verb (used without object), pan·han·dled, pan·han·dling.
verb (used with object), pan·han·dled, pan·han·dling.
- panhandle state,
Origin of panhandle2
Examples from the Web for panhandler
Perhaps in response to the panhandler, perhaps not, a teenage girl sitting nearby thanks me for my service.
This is not what the panhandler wishes to hear and she continues through the subway car.
Nothing, however, seemed further from the panhandler's thoughts than flight.From Place to Place|Irvin S. Cobb
I might a-knowed you was some new kind of a panhandler when you come a-snortin' in my ear that-a-way.The Life of the Party|Irvin Shrewsbury Cobb
It struck her, too, that despite his panhandler's manner this man was yet in a fashion different.Destiny|Charles Neville Buck
You're nose gets as red as a rear light on an automobile or the beak of a Park Row panhandler.Love Letters of a Rookie to Julie|Barney Stone
The kind of walk you adopt when you want to pretend you can't see a panhandler, or don't want to get involved in a street-fight.Little Brother|Cory Doctorow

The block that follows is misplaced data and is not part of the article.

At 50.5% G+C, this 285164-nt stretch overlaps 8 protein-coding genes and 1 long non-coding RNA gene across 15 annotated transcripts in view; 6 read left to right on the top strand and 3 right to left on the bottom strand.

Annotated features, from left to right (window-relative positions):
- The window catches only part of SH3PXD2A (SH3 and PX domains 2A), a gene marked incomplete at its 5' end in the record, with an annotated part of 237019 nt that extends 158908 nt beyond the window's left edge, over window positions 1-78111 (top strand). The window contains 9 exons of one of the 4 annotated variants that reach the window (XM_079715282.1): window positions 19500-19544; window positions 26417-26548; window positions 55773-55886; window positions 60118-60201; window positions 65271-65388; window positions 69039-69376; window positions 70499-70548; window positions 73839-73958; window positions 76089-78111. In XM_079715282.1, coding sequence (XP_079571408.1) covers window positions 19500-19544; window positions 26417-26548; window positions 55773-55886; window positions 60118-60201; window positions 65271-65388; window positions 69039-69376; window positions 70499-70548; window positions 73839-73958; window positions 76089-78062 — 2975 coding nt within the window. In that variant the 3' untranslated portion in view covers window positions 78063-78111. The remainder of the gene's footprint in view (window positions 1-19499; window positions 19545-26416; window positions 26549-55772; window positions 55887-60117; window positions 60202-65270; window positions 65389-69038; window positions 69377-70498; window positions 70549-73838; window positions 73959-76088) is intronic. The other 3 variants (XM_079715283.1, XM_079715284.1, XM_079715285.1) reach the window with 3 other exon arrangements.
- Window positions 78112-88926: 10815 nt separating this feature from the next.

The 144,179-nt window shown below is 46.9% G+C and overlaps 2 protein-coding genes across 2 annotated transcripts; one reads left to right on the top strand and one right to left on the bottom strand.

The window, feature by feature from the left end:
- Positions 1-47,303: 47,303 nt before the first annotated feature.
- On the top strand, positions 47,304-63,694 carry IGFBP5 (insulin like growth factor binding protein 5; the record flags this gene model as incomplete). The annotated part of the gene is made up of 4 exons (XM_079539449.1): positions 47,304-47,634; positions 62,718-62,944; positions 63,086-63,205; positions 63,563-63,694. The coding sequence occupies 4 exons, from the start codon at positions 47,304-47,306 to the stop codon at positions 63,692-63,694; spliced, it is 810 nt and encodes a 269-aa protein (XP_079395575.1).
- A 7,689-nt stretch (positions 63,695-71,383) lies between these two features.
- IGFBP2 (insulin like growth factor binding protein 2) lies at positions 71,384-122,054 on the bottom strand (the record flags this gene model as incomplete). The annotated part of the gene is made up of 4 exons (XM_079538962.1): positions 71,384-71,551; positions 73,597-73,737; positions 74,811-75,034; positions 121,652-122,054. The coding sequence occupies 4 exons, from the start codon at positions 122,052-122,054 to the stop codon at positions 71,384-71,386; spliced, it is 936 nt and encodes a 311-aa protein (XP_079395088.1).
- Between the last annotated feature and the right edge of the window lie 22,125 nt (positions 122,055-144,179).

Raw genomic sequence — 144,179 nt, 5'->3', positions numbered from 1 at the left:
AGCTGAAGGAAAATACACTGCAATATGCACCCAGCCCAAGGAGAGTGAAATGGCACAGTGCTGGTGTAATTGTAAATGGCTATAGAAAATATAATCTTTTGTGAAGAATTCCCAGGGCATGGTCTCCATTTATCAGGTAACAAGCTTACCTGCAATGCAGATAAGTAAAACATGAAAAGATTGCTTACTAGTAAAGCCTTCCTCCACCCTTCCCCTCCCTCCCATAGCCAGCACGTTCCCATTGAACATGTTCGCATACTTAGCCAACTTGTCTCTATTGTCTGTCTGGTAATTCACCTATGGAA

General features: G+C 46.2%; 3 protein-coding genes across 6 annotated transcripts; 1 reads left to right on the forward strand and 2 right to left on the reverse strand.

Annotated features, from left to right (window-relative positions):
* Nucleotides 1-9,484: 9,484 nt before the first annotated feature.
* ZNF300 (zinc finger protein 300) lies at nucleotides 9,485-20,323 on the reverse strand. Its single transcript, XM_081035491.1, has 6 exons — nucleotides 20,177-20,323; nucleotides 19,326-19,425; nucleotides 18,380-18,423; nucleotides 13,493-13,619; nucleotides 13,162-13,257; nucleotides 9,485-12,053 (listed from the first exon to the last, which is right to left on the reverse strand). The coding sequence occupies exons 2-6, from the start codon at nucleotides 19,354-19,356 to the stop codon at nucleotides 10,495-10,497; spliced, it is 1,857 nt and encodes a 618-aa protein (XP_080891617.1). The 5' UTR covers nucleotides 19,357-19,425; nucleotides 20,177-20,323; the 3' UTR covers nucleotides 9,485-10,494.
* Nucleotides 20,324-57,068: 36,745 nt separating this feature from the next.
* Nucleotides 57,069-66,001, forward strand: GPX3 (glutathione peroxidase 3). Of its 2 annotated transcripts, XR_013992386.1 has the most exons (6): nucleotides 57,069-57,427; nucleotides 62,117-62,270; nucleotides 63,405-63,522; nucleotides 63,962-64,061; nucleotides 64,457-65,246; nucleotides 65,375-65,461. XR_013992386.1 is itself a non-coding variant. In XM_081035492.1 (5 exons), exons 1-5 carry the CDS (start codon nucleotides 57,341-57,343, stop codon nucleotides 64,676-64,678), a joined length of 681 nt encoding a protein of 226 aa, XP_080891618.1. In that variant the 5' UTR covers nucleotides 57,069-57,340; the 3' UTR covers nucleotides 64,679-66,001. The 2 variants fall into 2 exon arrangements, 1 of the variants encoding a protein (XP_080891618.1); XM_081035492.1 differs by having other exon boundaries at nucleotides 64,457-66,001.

Word Origin for panhandle
"one who begs," 1893, from panhandle (n.) in begging sense. Related: Panhandled; panhandler; panhandling.
"something resembling the handle of a pan," 1851, from pan (n.) + handle (n.). Especially in reference to geography, originally American English, from 1856, in reference to Virginia (now West Virginia; Florida, Texas, Idaho, Oklahoma, and Alaska also have them). Meaning "an act of begging" is attested from 1849, perhaps from notion of arm stuck out like a panhandle, or of one who handles a (beggar's) pan.
"to beg," 1888, from panhandle (n.) in the begging sense. Related: Panhandled; panhandling.